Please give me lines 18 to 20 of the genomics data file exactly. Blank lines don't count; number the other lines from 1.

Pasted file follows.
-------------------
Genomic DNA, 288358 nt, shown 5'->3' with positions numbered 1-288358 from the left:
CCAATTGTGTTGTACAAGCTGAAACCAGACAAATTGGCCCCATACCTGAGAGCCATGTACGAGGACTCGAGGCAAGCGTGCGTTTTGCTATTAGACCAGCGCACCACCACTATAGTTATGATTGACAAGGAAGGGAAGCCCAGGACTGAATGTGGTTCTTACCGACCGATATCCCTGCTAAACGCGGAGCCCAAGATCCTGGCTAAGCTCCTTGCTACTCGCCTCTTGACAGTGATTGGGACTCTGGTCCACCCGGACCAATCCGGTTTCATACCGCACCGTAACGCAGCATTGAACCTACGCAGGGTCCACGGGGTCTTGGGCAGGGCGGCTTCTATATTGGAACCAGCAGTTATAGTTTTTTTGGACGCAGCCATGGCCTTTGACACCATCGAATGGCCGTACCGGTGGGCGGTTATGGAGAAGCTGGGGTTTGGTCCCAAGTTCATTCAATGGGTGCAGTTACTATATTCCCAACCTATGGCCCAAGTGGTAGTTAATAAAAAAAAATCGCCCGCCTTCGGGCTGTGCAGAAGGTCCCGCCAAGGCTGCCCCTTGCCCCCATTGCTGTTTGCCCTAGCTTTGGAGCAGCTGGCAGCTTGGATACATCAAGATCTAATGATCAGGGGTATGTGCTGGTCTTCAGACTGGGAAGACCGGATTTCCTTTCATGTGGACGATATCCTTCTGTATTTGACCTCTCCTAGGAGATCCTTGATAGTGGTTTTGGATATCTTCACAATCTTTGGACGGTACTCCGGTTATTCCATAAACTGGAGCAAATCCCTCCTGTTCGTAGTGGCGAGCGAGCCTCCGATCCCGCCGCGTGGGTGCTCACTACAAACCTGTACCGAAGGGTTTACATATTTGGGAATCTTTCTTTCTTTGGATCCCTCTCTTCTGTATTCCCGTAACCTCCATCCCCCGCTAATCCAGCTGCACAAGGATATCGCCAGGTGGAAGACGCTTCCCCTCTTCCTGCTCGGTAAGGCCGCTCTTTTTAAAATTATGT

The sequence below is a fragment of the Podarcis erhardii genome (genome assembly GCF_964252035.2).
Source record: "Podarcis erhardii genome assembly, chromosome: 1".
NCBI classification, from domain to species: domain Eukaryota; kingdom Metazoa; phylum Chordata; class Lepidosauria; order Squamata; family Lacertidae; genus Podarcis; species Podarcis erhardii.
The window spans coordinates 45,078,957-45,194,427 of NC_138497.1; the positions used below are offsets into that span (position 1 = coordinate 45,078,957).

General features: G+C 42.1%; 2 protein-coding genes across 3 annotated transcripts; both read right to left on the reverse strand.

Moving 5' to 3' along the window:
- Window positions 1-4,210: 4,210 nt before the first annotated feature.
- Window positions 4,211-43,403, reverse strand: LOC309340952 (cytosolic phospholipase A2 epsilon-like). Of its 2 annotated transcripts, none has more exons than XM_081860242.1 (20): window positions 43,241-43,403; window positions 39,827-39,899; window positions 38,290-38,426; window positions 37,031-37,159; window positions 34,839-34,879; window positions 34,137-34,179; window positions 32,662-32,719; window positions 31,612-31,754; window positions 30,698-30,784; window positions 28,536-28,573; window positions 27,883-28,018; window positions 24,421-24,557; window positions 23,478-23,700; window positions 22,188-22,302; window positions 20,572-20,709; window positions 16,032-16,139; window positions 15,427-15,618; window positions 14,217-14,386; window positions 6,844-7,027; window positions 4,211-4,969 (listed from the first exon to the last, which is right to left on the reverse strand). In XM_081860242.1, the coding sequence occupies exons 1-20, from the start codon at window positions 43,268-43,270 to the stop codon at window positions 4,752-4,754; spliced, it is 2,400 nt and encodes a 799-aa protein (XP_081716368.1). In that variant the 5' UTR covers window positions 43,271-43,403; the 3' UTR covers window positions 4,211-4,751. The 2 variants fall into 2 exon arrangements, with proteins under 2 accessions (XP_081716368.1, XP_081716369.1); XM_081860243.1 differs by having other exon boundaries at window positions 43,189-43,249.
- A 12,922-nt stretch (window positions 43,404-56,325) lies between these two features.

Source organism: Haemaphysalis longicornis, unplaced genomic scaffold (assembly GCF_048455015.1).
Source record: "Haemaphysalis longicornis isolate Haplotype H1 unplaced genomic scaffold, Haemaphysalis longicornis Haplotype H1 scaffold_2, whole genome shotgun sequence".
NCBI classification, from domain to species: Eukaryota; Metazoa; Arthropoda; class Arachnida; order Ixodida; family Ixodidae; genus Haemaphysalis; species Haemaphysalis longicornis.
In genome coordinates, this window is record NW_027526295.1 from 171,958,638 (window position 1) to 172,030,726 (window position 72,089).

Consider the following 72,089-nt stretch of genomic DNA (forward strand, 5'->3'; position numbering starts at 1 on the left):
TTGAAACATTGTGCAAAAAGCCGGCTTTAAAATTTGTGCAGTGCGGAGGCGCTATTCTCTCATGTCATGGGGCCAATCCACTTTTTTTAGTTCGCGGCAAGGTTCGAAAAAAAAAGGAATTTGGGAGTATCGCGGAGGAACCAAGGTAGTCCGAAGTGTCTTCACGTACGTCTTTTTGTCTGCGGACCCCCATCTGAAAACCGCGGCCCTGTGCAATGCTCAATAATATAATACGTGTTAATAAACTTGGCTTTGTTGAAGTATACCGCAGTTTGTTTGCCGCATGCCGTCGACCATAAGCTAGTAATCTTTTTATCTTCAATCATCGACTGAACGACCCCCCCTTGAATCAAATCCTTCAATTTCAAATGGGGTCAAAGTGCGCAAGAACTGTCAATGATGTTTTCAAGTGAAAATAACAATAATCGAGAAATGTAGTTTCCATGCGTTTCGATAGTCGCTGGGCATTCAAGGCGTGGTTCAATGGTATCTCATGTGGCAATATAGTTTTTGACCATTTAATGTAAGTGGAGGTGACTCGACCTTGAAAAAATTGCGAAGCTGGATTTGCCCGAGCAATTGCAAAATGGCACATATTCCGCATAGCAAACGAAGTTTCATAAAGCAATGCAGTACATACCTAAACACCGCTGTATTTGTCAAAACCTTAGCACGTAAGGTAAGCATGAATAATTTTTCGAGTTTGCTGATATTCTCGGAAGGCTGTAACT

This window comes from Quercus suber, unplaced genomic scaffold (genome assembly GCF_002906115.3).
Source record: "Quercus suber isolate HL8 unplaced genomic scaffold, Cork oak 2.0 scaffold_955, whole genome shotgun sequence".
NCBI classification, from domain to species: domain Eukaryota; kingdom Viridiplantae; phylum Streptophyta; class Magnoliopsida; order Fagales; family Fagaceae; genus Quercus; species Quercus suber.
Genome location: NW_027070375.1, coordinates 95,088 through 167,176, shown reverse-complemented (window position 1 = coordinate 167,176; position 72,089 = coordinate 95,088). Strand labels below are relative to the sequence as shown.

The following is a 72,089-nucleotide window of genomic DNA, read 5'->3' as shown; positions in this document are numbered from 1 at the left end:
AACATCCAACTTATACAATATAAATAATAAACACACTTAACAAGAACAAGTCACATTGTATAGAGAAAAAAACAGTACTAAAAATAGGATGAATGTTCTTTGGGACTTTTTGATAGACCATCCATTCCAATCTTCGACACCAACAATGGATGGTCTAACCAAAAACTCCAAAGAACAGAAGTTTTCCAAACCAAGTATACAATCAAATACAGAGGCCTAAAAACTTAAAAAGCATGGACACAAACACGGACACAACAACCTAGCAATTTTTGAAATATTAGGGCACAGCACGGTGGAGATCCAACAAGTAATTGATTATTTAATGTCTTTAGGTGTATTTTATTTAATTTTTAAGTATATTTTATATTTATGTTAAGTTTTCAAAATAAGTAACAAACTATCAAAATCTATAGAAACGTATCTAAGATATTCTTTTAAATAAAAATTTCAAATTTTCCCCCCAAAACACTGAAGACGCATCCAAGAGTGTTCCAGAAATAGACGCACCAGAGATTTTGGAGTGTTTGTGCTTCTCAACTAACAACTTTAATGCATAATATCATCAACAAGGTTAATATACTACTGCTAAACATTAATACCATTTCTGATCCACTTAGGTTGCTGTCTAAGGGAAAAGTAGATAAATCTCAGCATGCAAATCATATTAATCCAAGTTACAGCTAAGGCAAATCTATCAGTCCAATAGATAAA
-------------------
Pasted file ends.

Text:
This window comes from Quercus suber, unplaced genomic scaffold (genome assembly GCF_002906115.3).
Source record: "Quercus suber isolate HL8 unplaced genomic scaffold, Cork oak 2.0 scaffold_955, whole genome shotgun sequence".
NCBI classification, from domain to species: domain Eukaryota; kingdom Viridiplantae; phylum Streptophyta; class Magnoliopsida; order Fagales; family Fagaceae; genus Quercus; species Quercus suber.